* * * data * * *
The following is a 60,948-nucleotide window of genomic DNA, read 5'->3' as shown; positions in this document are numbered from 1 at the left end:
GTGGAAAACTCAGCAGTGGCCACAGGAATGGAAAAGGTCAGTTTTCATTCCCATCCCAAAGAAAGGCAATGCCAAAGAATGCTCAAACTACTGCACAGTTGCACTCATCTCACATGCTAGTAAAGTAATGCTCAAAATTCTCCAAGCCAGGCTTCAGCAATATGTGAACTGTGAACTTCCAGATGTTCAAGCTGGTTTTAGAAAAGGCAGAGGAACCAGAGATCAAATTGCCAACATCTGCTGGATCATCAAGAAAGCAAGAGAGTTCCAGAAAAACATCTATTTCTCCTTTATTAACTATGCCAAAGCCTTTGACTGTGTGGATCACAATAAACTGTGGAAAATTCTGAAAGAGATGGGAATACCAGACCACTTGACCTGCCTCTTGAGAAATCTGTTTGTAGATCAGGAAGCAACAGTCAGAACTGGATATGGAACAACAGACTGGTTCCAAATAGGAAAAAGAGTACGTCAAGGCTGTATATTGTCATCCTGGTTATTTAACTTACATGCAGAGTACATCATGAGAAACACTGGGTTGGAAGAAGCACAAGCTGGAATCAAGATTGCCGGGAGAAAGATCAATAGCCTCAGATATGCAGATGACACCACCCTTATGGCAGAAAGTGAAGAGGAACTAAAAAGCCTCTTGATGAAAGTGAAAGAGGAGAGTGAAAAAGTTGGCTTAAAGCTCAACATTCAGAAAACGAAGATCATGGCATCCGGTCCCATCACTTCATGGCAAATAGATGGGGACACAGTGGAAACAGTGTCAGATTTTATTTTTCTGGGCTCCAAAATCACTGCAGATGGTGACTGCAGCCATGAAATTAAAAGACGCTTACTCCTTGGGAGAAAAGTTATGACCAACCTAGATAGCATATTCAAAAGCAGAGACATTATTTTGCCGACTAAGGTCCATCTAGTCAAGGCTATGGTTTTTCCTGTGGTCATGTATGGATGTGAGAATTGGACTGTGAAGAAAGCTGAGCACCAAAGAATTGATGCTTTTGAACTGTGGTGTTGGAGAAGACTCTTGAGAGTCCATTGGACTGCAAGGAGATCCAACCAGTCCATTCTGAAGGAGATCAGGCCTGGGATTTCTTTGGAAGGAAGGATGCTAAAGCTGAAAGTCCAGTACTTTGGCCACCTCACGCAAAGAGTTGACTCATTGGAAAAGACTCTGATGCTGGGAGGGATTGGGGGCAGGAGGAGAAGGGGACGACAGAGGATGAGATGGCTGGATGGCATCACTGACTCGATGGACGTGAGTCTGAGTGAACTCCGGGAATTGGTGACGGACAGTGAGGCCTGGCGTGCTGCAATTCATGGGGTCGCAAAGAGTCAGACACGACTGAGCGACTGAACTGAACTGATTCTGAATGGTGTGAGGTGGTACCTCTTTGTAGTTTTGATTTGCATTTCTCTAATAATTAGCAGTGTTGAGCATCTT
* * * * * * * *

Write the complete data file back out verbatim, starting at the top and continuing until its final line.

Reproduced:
The following is a 60,948-nucleotide window of genomic DNA, read 5'->3' as shown; positions in this document are numbered from 1 at the left end:
GTGGAAAACTCAGCAGTGGCCACAGGAATGGAAAAGGTCAGTTTTCATTCCCATCCCAAAGAAAGGCAATGCCAAAGAATGCTCAAACTACTGCACAGTTGCACTCATCTCACATGCTAGTAAAGTAATGCTCAAAATTCTCCAAGCCAGGCTTCAGCAATATGTGAACTGTGAACTTCCAGATGTTCAAGCTGGTTTTAGAAAAGGCAGAGGAACCAGAGATCAAATTGCCAACATCTGCTGGATCATCAAGAAAGCAAGAGAGTTCCAGAAAAACATCTATTTCTCCTTTATTAACTATGCCAAAGCCTTTGACTGTGTGGATCACAATAAACTGTGGAAAATTCTGAAAGAGATGGGAATACCAGACCACTTGACCTGCCTCTTGAGAAATCTGTTTGTAGATCAGGAAGCAACAGTCAGAACTGGATATGGAACAACAGACTGGTTCCAAATAGGAAAAAGAGTACGTCAAGGCTGTATATTGTCATCCTGGTTATTTAACTTACATGCAGAGTACATCATGAGAAACACTGGGTTGGAAGAAGCACAAGCTGGAATCAAGATTGCCGGGAGAAAGATCAATAGCCTCAGATATGCAGATGACACCACCCTTATGGCAGAAAGTGAAGAGGAACTAAAAAGCCTCTTGATGAAAGTGAAAGAGGAGAGTGAAAAAGTTGGCTTAAAGCTCAACATTCAGAAAACGAAGATCATGGCATCCGGTCCCATCACTTCATGGCAAATAGATGGGGACACAGTGGAAACAGTGTCAGATTTTATTTTTCTGGGCTCCAAAATCACTGCAGATGGTGACTGCAGCCATGAAATTAAAAGACGCTTACTCCTTGGGAGAAAAGTTATGACCAACCTAGATAGCATATTCAAAAGCAGAGACATTATTTTGCCGACTAAGGTCCATCTAGTCAAGGCTATGGTTTTTCCTGTGGTCATGTATGGATGTGAGAATTGGACTGTGAAGAAAGCTGAGCACCAAAGAATTGATGCTTTTGAACTGTGGTGTTGGAGAAGACTCTTGAGAGTCCATTGGACTGCAAGGAGATCCAACCAGTCCATTCTGAAGGAGATCAGGCCTGGGATTTCTTTGGAAGGAAGGATGCTAAAGCTGAAAGTCCAGTACTTTGGCCACCTCACGCAAAGAGTTGACTCATTGGAAAAGACTCTGATGCTGGGAGGGATTGGGGGCAGGAGGAGAAGGGGACGACAGAGGATGAGATGGCTGGATGGCATCACTGACTCGATGGACGTGAGTCTGAGTGAACTCCGGGAATTGGTGACGGACAGTGAGGCCTGGCGTGCTGCAATTCATGGGGTCGCAAAGAGTCAGACACGACTGAGCGACTGAACTGAACTGATTCTGAATGGTGTGAGGTGGTACCTCTTTGTAGTTTTGATTTGCATTTCTCTAATAATTAGCAGTGTTGAGCATCTT